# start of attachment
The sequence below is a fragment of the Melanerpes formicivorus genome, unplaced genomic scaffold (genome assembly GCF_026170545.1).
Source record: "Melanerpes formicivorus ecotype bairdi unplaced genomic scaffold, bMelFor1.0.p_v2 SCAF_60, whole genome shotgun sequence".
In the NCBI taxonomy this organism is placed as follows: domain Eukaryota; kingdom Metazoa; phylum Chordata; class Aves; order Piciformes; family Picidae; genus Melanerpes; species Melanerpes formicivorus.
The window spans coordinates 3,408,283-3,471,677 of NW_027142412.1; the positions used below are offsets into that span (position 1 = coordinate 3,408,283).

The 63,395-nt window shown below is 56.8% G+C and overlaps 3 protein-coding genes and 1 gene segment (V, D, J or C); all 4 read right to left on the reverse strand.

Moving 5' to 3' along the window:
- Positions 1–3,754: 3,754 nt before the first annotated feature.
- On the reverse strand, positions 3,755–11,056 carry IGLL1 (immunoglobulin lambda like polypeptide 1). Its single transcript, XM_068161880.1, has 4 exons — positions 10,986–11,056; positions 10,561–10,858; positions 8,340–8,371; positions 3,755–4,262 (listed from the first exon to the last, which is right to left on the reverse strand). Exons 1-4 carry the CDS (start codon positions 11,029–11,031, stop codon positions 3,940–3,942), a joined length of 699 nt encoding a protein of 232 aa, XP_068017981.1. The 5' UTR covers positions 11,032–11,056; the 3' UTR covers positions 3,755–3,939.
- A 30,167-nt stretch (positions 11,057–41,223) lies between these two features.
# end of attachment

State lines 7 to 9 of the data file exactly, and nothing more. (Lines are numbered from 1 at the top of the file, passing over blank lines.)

- Positions 1–3,754: 3,754 nt before the first annotated feature.
- On the reverse strand, positions 3,755–11,056 carry IGLL1 (immunoglobulin lambda like polypeptide 1). Its single transcript, XM_068161880.1, has 4 exons — positions 10,986–11,056; positions 10,561–10,858; positions 8,340–8,371; positions 3,755–4,262 (listed from the first exon to the last, which is right to left on the reverse strand). Exons 1-4 carry the CDS (start codon positions 11,029–11,031, stop codon positions 3,940–3,942), a joined length of 699 nt encoding a protein of 232 aa, XP_068017981.1. The 5' UTR covers positions 11,032–11,056; the 3' UTR covers positions 3,755–3,939.
- A 30,167-nt stretch (positions 11,057–41,223) lies between these two features.